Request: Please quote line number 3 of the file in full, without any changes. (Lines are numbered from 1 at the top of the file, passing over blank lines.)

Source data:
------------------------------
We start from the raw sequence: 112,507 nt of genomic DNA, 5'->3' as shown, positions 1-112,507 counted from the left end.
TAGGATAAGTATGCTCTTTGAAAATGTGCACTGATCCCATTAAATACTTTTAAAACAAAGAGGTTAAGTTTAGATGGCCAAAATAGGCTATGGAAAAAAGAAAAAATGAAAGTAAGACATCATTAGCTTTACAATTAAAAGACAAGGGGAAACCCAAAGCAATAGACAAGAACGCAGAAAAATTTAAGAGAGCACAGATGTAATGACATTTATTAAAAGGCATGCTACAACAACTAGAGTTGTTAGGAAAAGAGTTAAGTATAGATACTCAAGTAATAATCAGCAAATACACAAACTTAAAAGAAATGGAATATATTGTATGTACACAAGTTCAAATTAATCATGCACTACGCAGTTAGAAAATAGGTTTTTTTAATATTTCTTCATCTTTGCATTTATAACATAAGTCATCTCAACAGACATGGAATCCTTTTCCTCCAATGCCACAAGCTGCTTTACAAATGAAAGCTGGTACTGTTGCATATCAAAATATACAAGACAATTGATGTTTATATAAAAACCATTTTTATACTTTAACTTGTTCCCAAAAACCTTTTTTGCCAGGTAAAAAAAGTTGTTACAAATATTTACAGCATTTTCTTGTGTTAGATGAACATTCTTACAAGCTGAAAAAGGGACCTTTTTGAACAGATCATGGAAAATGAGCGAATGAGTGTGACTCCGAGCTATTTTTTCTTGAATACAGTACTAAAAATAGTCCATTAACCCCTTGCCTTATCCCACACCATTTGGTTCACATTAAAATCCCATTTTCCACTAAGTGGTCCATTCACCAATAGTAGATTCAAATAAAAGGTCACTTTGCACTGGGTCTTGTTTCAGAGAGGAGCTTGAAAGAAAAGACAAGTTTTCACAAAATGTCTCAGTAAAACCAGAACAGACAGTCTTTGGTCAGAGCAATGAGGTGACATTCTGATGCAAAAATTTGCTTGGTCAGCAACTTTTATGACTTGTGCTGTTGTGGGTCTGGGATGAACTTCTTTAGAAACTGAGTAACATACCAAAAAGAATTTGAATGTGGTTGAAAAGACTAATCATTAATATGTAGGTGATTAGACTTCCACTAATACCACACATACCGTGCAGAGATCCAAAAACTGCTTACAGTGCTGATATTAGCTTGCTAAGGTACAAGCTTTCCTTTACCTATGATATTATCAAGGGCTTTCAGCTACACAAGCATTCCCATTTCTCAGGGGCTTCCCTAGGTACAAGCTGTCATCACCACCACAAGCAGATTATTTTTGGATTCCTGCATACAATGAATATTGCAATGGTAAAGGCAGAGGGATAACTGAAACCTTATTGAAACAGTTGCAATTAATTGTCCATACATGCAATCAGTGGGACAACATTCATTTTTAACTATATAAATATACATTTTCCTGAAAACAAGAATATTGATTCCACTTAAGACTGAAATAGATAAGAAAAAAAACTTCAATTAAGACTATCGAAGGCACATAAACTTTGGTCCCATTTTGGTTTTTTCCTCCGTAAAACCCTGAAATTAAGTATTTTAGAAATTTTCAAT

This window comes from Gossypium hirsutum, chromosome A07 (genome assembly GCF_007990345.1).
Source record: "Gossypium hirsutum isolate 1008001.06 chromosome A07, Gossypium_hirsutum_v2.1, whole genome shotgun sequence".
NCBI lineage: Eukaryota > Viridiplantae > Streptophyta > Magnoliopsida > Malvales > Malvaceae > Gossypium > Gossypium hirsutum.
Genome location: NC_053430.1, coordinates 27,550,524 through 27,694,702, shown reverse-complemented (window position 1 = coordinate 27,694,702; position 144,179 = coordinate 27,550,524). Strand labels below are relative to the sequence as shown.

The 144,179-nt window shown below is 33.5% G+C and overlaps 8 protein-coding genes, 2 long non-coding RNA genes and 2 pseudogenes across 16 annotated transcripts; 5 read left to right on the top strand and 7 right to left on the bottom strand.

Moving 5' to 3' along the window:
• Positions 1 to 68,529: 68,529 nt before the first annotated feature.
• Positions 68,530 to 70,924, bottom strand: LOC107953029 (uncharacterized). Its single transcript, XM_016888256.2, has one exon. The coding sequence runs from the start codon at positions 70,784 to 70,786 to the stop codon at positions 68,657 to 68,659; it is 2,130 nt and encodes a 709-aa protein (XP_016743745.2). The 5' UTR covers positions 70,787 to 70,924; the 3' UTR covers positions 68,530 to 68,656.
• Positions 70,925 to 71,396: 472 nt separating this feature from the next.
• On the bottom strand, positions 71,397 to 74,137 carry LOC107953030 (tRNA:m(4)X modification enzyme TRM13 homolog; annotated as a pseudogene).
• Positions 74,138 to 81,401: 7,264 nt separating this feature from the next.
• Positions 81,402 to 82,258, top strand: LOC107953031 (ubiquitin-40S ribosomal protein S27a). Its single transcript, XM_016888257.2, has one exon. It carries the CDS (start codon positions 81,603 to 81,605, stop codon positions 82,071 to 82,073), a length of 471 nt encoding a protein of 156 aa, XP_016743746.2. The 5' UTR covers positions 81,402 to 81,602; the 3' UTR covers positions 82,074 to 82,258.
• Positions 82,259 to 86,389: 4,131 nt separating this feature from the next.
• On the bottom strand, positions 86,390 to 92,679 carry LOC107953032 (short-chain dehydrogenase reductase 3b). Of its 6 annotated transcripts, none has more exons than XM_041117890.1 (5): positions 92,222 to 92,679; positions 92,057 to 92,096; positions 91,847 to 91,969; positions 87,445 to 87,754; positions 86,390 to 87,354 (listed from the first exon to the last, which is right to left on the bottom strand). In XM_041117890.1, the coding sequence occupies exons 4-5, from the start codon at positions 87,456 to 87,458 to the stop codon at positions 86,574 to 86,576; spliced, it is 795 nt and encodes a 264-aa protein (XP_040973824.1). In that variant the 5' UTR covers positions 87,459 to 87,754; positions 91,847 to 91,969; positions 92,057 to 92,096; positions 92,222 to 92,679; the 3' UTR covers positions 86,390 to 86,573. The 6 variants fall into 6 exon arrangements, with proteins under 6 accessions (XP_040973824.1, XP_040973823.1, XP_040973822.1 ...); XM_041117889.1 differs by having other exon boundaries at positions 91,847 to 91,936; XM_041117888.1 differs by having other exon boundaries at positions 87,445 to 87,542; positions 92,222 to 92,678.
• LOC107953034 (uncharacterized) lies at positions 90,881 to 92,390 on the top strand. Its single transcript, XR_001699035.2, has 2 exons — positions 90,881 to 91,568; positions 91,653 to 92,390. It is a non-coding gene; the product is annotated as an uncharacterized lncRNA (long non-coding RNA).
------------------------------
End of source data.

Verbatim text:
This window comes from Gossypium hirsutum, chromosome A07 (genome assembly GCF_007990345.1).